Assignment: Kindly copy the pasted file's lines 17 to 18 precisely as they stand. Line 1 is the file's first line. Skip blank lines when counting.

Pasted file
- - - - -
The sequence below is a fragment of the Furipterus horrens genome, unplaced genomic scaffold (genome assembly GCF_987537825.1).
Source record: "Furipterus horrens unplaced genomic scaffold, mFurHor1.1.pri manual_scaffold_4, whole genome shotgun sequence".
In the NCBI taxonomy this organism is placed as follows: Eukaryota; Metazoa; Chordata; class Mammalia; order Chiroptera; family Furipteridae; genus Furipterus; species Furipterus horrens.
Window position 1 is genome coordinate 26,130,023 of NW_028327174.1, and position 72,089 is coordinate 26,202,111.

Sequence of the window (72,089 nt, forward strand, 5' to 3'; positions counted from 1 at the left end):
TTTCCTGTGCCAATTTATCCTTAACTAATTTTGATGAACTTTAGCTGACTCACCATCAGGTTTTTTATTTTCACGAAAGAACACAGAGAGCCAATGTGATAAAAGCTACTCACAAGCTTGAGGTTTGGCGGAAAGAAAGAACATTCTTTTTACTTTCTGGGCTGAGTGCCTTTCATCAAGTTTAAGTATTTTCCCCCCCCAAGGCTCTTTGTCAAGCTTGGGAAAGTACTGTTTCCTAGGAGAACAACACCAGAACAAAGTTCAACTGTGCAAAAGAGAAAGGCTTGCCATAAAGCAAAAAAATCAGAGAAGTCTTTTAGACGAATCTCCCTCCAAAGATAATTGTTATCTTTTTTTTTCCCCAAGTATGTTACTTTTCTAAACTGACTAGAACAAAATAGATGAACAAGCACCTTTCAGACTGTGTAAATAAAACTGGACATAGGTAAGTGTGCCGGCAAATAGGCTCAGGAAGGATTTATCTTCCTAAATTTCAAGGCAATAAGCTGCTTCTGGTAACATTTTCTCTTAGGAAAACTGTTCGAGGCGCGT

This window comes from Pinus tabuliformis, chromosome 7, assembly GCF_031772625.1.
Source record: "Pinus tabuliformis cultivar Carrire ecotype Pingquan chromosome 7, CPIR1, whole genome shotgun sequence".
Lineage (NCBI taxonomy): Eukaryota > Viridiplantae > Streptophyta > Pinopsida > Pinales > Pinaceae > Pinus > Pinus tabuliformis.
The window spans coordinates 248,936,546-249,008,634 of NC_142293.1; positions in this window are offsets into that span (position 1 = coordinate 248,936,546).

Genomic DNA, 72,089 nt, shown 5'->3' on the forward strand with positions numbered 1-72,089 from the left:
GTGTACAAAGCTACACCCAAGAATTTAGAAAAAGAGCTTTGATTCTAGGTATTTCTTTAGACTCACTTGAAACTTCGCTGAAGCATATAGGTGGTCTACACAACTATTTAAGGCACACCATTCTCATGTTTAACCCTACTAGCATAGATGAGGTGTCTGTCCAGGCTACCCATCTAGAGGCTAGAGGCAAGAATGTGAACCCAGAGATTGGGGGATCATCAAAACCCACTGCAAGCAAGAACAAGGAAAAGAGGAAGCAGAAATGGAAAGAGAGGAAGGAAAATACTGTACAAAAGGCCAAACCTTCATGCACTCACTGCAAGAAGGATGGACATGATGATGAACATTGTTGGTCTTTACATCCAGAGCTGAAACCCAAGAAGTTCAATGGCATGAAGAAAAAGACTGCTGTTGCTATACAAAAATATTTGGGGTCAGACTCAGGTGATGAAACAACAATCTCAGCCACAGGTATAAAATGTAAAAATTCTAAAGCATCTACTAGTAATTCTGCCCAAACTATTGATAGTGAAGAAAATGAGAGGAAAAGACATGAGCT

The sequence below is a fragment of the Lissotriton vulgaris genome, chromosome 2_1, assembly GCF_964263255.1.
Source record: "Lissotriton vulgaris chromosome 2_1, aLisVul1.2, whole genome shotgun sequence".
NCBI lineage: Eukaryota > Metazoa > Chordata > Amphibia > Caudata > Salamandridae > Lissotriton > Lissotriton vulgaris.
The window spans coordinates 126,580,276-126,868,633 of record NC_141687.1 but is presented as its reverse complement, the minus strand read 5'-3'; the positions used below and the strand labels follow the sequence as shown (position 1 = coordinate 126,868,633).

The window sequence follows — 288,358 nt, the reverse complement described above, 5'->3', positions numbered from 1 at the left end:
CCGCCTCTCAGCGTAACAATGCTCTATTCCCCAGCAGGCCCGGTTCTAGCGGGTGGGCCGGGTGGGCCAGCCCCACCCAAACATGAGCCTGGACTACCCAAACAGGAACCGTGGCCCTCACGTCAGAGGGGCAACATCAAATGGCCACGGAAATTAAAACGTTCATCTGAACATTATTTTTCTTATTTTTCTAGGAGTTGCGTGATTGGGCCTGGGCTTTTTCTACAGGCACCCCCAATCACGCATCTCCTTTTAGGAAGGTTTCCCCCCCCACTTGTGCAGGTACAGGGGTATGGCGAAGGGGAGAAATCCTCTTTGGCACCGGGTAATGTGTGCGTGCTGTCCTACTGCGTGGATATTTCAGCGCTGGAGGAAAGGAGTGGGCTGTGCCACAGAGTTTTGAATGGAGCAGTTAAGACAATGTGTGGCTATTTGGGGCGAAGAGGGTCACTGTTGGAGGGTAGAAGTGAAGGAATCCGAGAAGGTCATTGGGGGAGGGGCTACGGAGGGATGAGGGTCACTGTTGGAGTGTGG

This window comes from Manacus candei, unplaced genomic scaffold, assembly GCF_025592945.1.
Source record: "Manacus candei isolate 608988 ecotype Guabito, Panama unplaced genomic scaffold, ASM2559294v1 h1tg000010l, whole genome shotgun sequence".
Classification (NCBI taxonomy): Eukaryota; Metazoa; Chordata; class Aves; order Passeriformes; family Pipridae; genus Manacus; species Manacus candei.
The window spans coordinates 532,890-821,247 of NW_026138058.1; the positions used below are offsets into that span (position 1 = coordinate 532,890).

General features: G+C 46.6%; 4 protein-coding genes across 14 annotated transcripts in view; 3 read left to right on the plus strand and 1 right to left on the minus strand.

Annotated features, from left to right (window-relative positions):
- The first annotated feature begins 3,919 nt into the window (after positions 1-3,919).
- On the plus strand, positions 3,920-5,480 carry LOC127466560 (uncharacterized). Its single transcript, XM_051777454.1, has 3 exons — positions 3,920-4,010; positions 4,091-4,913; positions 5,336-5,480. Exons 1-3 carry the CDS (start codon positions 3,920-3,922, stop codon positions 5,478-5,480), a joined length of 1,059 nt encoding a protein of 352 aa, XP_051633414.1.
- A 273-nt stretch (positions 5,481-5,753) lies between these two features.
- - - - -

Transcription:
The window sequence follows — 288,358 nt, the reverse complement described above, 5'->3', positions numbered from 1 at the left end:
CCGCCTCTCAGCGTAACAATGCTCTATTCCCCAGCAGGCCCGGTTCTAGCGGGTGGGCCGGGTGGGCCAGCCCCACCCAAACATGAGCCTGGACTACCCAAACAGGAACCGTGGCCCTCACGTCAGAGGGGCAACATCAAATGGCCACGGAAATTAAAACGTTCATCTGAACATTATTTTTCTTATTTTTCTAGGAGTTGCGTGATTGGGCCTGGGCTTTTTCTACAGGCACCCCCAATCACGCATCTCCTTTTAGGAAGGTTTCCCCCCCCACTTGTGCAGGTACAGGGGTATGGCGAAGGGGAGAAATCCTCTTTGGCACCGGGTAATGTGTGCGTGCTGTCCTACTGCGTGGATATTTCAGCGCTGGAGGAAAGGAGTGGGCTGTGCCACAGAGTTTTGAATGGAGCAGTTAAGACAATGTGTGGCTATTTGGGGCGAAGAGGGTCACTGTTGGAGGGTAGAAGTGAAGGAATCCGAGAAGGTCATTGGGGGAGGGGCTACGGAGGGATGAGGGTCACTGTTGGAGTGTGG